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Powering the future
Transforming energy use, energy generation and carbon management through information and communication technologies
photo credit: Microsoft
Anoop Gupta
Corporate Vice President,
Technology Policy and Strategy,
Microsoft Corporation, United States

At Microsoft, we see information and communication technologies (ICT) as a key tool to help address the daunting energy and climate challenges the world faces. Microsoft envisions a clean energy ecosystem where information technology:

  • Empowers people and organizations with software tools that help increase energy efficiency.

  • Accelerates innovation and deployment of clean energy sources.

This vision is increasingly shared by environmental organizations, government policy-makers and industry leaders. As a recent climate report by the World Wide Fund for Nature (WWF)1 noted, “there is probably no other sector where the opportunity to provide solutions with dramatic emission reduction potential is as significant” as in the ICT sector. A recent study by the consultancy McKinsey & Company found that using ICT, society can eliminate 7.8 gigatons of carbon emissions annually by 2020, an amount greater than is currently released by all sources in the United States.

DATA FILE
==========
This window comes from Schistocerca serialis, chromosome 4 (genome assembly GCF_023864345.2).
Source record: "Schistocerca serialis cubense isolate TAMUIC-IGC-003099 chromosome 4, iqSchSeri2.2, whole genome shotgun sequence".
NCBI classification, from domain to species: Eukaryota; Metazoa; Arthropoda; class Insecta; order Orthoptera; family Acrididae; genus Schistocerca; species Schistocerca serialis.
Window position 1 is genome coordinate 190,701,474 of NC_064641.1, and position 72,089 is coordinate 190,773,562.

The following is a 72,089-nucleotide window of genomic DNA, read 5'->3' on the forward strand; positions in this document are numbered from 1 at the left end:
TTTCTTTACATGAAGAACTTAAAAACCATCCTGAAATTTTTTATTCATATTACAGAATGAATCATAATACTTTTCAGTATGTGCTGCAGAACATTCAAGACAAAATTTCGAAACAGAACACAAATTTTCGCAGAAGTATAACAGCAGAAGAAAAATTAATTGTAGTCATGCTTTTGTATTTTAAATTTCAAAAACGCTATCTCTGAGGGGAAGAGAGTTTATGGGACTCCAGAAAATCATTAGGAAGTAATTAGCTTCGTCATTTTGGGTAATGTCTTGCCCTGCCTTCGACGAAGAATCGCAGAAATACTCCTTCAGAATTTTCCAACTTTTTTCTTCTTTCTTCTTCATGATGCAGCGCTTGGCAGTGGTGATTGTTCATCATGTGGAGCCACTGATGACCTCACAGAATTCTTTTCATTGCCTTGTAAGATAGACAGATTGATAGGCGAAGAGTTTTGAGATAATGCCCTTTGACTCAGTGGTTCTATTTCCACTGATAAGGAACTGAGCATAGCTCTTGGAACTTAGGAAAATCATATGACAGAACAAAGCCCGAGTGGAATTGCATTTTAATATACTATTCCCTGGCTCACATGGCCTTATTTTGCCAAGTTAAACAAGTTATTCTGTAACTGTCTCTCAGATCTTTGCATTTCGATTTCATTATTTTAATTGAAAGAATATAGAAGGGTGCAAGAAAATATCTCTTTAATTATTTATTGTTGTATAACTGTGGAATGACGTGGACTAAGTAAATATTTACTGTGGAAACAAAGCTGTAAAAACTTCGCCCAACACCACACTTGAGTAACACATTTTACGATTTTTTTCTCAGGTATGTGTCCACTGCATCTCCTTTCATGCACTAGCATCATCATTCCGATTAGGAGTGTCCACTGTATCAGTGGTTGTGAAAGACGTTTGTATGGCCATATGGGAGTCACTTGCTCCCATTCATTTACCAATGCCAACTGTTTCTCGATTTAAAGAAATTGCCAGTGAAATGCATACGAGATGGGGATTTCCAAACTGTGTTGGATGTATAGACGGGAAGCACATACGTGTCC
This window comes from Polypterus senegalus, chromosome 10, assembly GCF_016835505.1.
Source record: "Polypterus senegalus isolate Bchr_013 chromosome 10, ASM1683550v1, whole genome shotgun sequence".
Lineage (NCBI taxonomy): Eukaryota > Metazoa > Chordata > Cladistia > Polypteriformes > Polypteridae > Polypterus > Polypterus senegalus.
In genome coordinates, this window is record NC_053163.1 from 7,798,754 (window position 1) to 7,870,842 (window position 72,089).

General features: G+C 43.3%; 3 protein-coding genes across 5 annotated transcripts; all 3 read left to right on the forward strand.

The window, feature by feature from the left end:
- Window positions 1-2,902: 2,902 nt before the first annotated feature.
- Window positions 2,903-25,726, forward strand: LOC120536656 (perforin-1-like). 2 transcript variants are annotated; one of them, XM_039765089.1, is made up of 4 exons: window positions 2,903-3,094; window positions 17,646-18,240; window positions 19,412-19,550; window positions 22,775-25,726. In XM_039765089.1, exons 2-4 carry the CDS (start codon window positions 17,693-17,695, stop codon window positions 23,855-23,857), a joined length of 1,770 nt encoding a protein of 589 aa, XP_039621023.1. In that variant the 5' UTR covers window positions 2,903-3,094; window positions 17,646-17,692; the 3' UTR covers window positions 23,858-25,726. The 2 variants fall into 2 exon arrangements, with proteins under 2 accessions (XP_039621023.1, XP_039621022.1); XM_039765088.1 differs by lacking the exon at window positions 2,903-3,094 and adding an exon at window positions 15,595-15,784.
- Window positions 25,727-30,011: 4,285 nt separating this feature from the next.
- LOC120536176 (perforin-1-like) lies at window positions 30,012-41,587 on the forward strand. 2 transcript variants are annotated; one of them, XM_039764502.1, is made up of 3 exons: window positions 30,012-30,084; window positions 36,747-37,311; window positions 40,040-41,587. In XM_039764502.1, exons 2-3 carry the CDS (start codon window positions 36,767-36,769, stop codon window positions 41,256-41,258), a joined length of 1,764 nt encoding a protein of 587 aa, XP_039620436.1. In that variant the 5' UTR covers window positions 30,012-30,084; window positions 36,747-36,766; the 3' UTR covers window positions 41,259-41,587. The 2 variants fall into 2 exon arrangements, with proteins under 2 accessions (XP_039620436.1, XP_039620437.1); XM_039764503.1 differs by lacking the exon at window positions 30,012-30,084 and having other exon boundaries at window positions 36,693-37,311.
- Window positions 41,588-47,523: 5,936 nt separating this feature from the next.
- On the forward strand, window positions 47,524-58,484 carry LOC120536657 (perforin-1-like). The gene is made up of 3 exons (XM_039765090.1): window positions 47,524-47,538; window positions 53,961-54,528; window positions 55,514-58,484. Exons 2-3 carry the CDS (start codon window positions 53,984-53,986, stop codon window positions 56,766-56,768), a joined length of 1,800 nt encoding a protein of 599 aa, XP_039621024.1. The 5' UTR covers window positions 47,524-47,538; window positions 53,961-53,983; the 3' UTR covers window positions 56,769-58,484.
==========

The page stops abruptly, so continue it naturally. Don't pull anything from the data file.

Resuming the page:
As a foundation for these contributions, the ICT industry must work to increase the computing output and ICT solutions available to society, while holding down its own energy use and carbon footprint. Advances in hardware and software have dramatically increased the energy efficiency of computing. The leading energy-efficient laptops now entering the market use less energy than a single compact fluorescent light bulb. However, with more than 1 billion computers on the planet and 250 million new laptops, desktops and servers deployed each year, the ICT industry must continue improving the energy efficiency of its products.

Beyond reducing our own footprint, however, the ICT industry has unique contributions to make to environmental sustainability. ICT are unique in their ability to enable individuals, communities, organizations, scientists and policy-makers to assess and understand the impact of their actions across complex systems. Solutions that combine the power of high-performance, cloud-based computing with broadly available technologies (such as mobile phones and personal computers) can enable individuals and organizations to take action that reduces effects on society and the planet.